But nowhere was Donna more valuable than when talking with clients who were upset over a financial matter. First, she'd remind herself not to take the matter personally. Then she'd listen carefully to everything clients said, making sure they felt fully heard. She didn't become defensive or upset. Instead, she'd find something positive to share about what clients said, often validating how they felt. Then she would explore a solution that worked for everyone. Invariably, she and the client would come to terms.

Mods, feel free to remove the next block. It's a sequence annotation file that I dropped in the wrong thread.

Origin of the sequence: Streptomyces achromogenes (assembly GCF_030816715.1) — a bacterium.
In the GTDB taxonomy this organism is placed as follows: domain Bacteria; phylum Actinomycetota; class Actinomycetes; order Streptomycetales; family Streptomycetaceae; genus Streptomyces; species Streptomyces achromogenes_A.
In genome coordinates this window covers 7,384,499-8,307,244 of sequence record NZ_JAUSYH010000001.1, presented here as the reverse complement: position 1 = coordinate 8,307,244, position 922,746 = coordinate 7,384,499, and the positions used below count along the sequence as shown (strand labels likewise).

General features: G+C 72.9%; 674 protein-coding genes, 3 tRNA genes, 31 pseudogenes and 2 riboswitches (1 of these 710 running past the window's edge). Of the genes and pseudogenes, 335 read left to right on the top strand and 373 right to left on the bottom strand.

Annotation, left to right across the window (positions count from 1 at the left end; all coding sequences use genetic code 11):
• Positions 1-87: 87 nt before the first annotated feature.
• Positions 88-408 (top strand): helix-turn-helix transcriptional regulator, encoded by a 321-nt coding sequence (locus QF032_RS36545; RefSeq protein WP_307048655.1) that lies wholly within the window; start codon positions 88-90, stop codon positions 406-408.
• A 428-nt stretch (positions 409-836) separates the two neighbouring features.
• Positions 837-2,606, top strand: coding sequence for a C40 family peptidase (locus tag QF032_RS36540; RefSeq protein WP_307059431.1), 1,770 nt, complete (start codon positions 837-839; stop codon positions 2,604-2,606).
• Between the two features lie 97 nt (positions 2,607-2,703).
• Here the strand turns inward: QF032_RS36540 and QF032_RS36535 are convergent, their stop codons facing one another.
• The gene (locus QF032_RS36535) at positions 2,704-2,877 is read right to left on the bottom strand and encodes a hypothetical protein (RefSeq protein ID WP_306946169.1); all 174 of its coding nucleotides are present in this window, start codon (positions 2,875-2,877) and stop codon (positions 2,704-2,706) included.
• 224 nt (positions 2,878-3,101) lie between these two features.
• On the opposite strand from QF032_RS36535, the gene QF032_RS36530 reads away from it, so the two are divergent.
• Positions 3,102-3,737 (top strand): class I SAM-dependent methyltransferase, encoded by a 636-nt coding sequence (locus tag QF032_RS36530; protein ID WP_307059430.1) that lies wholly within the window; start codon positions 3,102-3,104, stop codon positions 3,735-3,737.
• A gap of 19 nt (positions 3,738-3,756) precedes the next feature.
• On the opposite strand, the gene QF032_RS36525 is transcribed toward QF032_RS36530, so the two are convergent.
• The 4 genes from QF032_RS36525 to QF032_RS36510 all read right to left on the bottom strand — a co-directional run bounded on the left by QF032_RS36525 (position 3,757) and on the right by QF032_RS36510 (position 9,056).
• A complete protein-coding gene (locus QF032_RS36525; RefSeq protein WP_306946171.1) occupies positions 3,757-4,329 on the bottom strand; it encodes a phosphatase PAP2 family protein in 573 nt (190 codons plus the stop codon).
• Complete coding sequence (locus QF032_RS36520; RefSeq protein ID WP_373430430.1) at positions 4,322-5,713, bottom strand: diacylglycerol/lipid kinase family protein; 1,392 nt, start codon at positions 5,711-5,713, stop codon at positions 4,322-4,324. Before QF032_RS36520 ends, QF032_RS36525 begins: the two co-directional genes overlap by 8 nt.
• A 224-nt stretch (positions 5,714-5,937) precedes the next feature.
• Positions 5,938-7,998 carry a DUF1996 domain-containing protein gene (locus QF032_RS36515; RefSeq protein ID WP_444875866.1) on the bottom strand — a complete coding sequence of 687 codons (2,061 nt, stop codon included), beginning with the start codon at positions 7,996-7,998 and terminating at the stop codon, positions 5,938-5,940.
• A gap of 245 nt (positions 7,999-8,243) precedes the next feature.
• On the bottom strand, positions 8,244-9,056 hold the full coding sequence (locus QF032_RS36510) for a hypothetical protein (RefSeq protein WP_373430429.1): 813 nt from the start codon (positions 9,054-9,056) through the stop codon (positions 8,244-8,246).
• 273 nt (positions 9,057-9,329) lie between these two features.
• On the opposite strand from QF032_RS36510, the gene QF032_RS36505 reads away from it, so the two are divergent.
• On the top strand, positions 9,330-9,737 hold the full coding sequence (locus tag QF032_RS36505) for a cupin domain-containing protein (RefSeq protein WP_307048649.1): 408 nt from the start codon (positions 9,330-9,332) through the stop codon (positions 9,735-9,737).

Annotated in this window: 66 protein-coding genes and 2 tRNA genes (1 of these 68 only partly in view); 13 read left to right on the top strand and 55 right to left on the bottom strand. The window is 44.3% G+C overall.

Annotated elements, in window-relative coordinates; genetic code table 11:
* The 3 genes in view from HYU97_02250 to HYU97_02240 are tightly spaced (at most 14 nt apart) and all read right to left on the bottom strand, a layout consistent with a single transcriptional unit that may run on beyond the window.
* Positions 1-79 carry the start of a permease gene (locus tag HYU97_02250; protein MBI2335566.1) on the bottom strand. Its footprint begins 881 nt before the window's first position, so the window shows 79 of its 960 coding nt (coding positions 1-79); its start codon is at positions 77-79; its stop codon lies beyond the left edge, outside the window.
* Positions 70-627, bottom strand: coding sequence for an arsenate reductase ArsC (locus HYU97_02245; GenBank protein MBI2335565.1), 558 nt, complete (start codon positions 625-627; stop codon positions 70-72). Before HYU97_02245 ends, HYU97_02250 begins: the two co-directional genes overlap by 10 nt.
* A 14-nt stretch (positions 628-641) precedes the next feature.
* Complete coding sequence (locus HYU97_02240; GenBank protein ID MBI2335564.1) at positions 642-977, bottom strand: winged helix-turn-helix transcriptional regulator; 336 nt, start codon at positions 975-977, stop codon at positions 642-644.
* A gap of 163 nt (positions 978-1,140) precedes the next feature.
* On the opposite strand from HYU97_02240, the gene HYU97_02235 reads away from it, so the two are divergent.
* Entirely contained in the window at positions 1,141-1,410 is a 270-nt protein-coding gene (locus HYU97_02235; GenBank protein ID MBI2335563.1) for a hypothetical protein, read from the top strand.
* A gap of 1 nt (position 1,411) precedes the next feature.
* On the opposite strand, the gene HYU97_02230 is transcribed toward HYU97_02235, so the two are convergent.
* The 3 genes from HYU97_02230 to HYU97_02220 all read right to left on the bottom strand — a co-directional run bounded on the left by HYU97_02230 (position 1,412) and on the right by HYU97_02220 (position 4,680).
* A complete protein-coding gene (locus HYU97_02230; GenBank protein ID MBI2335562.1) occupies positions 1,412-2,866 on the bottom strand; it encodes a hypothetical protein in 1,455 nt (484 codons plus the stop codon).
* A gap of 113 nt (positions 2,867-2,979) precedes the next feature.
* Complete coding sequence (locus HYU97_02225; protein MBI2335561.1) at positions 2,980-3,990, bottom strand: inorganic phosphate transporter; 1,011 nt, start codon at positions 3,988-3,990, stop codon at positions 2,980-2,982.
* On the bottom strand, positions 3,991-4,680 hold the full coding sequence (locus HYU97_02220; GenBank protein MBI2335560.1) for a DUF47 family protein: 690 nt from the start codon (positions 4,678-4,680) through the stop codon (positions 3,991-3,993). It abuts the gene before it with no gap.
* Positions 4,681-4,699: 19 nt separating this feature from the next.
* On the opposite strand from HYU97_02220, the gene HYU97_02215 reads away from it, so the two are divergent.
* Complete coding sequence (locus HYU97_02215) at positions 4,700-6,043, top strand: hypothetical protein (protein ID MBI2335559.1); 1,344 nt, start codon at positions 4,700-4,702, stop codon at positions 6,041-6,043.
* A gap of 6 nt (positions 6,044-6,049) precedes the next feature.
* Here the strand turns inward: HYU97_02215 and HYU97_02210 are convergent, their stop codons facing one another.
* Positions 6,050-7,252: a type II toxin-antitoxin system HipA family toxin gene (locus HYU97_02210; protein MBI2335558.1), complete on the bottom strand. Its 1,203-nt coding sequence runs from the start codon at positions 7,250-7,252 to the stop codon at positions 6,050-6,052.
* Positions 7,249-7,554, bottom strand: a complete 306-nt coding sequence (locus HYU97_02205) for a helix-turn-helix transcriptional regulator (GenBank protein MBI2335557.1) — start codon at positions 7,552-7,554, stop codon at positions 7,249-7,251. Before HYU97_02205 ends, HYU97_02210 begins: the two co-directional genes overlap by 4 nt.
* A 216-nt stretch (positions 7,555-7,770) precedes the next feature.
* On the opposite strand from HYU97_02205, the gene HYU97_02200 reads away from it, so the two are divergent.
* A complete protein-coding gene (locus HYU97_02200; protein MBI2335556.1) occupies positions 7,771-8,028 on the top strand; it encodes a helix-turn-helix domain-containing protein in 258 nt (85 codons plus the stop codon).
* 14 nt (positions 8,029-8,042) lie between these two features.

Donna may not have been as perfect a receptionist as my memory serves me now. But I learned so much from her on how to deal effectively with irate clients. One of my smartest moves in practice was keeping her on staff so I could learn from her.

Dr. Brad Swift is founder of the Life on Purpose Institute and helps professionals through writing, speaking, and coaching. Send comments to